"It doesn't matter where you're at, literally anywhere in the world, even in a combat zone, they will find a way to get a cake and a sword and you will cut the cake.
"You will always celebrate that (day) with the Marine Corps. It's a big deal."
Hart, originally from Paris, Tennessee, served through the 1990s, enlisting two weeks after his high school graduation. He deployed to Cuba, Haiti, Somalia, Singapore, Thailand, Dubai and the Iraq-Kuwait border.
"I thought about Army Special Forces for a while, but I read all the time -- I'm a big history buff -- and the Marines always take that front lead with less than everybody else and that's where they stay," Hart said. "And so I just looked at it and that's who I wanted to be."
Hart was a sergeant, a forward observer in the STA -- Surveillance and Target Acquisition -- platoon, trained in mapping, communications and calling in artillery and air support. The Marine Corps, he said, didn't completely shape who he was or would become but rather "honed it."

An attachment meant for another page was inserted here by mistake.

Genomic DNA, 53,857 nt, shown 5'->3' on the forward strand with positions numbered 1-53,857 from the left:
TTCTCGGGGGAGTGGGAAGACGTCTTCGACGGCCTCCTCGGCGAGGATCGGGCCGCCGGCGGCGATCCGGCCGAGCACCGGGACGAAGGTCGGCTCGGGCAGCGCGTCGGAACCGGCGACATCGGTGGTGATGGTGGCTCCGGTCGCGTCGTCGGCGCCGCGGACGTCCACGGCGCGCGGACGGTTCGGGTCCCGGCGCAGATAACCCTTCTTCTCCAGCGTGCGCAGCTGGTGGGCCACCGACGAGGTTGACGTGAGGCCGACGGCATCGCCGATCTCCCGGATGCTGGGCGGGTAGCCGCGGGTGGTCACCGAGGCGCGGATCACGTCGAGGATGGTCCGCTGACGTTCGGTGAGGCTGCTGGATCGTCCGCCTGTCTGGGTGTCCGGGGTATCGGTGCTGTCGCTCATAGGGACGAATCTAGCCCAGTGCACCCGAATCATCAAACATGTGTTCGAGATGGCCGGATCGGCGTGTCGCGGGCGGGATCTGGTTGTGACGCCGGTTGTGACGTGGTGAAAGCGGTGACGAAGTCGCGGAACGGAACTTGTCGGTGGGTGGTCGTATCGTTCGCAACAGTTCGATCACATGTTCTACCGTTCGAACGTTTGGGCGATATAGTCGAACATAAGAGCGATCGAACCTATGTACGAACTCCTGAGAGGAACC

"It was a natural extension," Hart said.
But for all he got out of the service, he knew he wasn't meant to be a career military man. After leaving the Corps, Hart went to Murray State, graduating with a bachelor's degree in political science with a double minor in pre-law and finance. He launched a real estate construction company, finding success in the business world, but struggling with the transition of life turned down from "110 mph to zero."
"I was imploding," he said. "(Work) took me away from everything that kept me on my path -- it took me from running, mountaineering. … It just socked up all my time."